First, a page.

Grimme Continental 84

(2006)



The Grimme Continental 84 is a piece of agricultural machinery that lies in a farm compound a few miles from where I live. In its current state, it is difficult to tell whether it is equipment that has outlived its useful life and has been discarded, or whether it is capable of being revived, next time it is needed, by means of a few repairs. It is the way that the machine exists in a transitional state, at some point on the continuum between usefulness and dereliction, that first attracted me to the project of photographing it.

I have always been fascinated by ‘secret worlds’, perfect microcosms that exist in unexpected places, and the machine provides plenty of opportunities to photograph these. Of course, the visual experience of looking in detail at the Grimme Continental 84 is quite different from the visual experience of looking at images made from it. The interaction between the physical world and the art and processes of photography to produce images with interesting formal properties, that may sometimes be imbued with mystery or even exceptional beauty, has been the most important thing for me about making this series of images.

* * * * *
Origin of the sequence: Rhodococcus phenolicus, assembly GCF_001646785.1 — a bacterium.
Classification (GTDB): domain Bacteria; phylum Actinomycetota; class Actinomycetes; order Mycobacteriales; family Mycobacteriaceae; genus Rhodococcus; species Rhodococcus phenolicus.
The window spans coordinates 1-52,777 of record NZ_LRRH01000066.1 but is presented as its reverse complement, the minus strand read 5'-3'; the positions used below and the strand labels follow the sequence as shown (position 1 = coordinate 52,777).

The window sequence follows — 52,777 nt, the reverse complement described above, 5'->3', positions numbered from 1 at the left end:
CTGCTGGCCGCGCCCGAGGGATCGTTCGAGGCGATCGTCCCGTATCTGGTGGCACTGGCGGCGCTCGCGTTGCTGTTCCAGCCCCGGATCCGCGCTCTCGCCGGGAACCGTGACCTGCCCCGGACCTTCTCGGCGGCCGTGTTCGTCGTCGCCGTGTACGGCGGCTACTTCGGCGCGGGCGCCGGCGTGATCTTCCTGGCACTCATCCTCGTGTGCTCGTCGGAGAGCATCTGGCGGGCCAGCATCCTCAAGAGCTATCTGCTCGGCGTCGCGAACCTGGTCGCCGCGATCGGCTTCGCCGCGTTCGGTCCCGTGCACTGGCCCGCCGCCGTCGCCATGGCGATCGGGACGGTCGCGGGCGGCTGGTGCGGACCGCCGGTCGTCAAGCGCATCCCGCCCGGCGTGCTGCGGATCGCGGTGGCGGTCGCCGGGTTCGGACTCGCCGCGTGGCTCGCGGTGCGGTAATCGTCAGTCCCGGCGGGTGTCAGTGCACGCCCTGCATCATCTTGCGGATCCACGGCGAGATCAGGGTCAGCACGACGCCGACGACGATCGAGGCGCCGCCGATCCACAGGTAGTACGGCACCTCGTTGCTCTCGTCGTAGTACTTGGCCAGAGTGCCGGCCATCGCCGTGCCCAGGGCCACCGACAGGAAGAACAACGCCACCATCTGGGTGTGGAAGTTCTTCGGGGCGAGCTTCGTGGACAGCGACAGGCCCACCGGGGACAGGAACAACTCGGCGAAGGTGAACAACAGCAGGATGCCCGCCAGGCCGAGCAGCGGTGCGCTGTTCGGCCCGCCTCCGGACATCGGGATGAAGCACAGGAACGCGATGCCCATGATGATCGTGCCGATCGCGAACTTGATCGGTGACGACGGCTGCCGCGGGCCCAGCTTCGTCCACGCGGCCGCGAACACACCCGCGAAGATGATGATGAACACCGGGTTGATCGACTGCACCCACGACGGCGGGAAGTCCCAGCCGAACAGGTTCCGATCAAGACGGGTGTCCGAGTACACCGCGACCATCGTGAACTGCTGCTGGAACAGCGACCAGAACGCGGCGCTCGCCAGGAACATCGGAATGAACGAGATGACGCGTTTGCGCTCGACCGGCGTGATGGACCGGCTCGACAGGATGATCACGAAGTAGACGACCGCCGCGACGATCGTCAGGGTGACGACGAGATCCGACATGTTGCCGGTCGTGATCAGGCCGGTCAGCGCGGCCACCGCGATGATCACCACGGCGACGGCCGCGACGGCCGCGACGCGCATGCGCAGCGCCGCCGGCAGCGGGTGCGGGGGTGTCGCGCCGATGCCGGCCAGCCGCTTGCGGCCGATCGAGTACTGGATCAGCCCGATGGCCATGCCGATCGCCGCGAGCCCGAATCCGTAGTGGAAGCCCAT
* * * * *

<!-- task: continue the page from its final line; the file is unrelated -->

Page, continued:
Most of the photographs are taken through a process of deliberation, although there are occasions when I have to respond rapidly to a changing situation. The machine sits out of sight in permanent shadow on the north side of a barn but one day a mechanical digger had by chance been left nearby. For a few precious moments the sun, as it moved across the sky, was reflected by the window of the cab of this other vehicle onto the Grimme Continental 84, fleetingly (and perhaps for one time only) illuminating a single corner.

I have yet to see anybody there at the weekend, but the farm compound must be busy on weekdays, judging by the number of vehicles that come and go from one visit to the next. This gives the whole project a sense of lack of permanence. My machine has already been moved once since I started to photograph it, to make way for a new track into a field, and each time I visit I half expect it to have been taken away altogether.

First image

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